What Lies Ahead For Pension America?

By: Russ Kamp, Managing Director, Ryan ALM, Inc.

My two sessions have been completed at the IFEBP’s Advanced Trustees and Administrators conference in Seattle, WA. It is always a pleasure to share the podium with Ian Jones and Troy Brown (AndCo), two exceptionally experienced asset consultants, despite our varying perspectives on what lies ahead. Both our sessions were related to investment discussions. Our first session pertained to “where are we” which is always easy and doesn’t leave a lot of room for debate. However, the “where are we going session” leaves a lot of room for discussion with varying interpretations of where markets may be going and the significant influences that will dictate our future course.

With regard to my thoughts about the future of pension plans and Pension America, I need to state that my crystal ball is no clearer than anyone else’s. That said, here are my concerns: Most members of our pension community have NOT worked in a rising interest rate environment. They have NOT experienced inflation. They’ve NOT experienced both equities and bonds selling off at the same time. Most of the investment strategies being utilized today were only tested in a favorable investing environment of falling (low) interest rates and benign inflation. I’ve been told by many that we can’t look at the ’70s as a guide because things are different, but are they?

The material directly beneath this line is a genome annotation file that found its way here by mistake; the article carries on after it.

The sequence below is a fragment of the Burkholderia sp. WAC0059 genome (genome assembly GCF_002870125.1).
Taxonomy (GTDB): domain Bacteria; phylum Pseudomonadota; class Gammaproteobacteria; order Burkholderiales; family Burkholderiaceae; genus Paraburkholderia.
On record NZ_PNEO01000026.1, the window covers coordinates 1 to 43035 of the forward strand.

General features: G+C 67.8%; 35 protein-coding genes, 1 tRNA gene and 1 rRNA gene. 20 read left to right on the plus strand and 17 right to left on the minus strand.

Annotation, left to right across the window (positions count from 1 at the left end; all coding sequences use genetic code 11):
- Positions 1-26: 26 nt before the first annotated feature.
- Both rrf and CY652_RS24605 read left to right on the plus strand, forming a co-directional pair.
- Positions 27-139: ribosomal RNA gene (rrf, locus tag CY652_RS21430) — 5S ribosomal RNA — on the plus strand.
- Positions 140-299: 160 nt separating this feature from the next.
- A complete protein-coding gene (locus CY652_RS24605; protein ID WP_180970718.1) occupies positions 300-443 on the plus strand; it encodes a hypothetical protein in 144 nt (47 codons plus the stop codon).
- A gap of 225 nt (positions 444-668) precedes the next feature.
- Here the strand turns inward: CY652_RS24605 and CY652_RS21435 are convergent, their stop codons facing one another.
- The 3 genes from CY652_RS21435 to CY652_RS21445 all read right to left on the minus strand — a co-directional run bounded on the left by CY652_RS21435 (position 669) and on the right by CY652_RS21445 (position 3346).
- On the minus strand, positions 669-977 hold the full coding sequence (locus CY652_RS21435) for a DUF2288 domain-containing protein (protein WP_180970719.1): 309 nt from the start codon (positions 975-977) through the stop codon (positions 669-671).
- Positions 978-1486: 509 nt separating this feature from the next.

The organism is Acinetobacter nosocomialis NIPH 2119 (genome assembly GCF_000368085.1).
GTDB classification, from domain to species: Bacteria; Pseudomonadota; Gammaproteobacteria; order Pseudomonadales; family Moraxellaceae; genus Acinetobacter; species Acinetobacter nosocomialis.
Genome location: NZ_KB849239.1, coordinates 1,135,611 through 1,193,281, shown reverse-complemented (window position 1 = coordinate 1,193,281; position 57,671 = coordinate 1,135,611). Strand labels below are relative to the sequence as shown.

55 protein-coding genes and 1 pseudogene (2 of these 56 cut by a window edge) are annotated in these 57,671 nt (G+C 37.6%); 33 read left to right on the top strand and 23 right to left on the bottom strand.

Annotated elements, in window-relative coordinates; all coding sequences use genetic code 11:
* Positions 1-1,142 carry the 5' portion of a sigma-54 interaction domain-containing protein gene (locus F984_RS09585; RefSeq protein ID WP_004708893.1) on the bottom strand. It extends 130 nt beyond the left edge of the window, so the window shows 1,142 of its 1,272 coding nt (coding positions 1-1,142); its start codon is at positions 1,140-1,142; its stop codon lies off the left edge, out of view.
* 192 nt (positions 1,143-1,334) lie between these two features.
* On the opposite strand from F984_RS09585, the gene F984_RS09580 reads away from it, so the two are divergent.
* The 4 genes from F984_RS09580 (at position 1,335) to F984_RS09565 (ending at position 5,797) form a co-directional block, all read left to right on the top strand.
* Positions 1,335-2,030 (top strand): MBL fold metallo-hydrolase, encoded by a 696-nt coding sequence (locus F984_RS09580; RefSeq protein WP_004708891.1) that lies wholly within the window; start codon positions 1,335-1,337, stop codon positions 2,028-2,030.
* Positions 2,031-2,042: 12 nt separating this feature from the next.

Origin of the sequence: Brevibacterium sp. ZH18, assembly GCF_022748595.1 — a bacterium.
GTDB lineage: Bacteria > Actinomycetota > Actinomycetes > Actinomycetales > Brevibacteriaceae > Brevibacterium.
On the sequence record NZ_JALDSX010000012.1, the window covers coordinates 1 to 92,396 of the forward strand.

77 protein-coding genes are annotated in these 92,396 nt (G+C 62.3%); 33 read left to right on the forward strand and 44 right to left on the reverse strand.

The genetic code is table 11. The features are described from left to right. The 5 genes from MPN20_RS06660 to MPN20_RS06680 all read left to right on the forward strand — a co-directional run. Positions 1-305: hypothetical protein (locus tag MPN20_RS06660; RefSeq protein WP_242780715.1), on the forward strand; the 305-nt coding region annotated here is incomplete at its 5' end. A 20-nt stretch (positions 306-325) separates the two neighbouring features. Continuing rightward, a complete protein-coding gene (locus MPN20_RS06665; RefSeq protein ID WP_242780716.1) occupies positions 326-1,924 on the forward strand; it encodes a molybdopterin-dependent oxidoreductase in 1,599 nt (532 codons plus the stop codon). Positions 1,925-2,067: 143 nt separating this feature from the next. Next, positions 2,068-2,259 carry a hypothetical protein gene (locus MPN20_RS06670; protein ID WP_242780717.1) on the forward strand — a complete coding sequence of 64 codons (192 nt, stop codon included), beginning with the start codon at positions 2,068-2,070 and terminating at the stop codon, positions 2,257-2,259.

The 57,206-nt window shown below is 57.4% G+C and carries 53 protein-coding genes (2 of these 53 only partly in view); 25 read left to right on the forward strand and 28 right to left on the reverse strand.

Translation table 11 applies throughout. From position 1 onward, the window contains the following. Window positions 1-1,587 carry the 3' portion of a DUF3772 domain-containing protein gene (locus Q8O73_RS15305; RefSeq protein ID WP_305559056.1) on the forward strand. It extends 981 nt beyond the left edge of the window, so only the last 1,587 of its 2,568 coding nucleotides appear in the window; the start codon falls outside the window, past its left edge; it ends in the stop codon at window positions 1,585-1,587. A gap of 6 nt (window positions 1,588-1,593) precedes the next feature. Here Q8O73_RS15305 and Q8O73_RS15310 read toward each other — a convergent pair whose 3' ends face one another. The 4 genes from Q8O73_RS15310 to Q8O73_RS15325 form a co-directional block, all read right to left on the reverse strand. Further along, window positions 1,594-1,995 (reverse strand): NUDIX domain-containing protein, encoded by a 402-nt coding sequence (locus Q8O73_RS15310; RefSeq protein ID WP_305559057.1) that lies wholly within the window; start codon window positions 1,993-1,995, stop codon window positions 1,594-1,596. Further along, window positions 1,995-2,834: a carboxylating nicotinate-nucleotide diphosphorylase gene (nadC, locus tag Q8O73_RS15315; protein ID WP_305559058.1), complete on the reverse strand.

Sure, being a long-term investor for someone involved in pensions is sound advice, but does that mean that we shouldn’t or can’t do something different? Liquidity is not abundant in this market. Asset allocations have migrated significant assets to alternatives further restricting liquidity. Forcing the sale of assets to meet liquidity needs is not an effective strategy in declining market environments.

As a reminder, the primary objective in managing a pension plan should not be to achieve the ROA. It should be all about securing the promised benefits. We’d highly recommend bifurcating your assets into liquidity and growth buckets. With this approach, a plan sponsor uses the liquidity bucket to meet those promises through a defeasance strategy, which will buy time for your growth assets so that they can withstand periods of dislocation such as this period. How does one begin the transformation? We don’t recommend dismantling your plan’s asset allocation. Simply migrate your current total-return-seeking fixed income into a cash flow matching strategy that will secure the promised benefits. This will provide the necessary liquidity to meet benefits and expenses for as long as that allocation lasts. There is comfort in knowing that those promises made to your participants are now secured no matter where markets, inflation, and/or rates go.

The last four decades have been extraordinary for the investment community and Pension America. What is the probability that we experience anything like this period as we move forward? Where is the amazing stimulus going to come from given that US interest rates are rising after forty years? The Fed is currently waging a battle against inflation. They have promised to be relentless in that quest. Soft landing? Doubtful! Also, please don’t look at the long-term as being the last 10-, 20-, or 30 years and think that it represents different environments. Sure, we’ve had booms followed by busts during the last forty years, but in every case, US interest rates continued to fall, and inflation remained muted. That party is now over!

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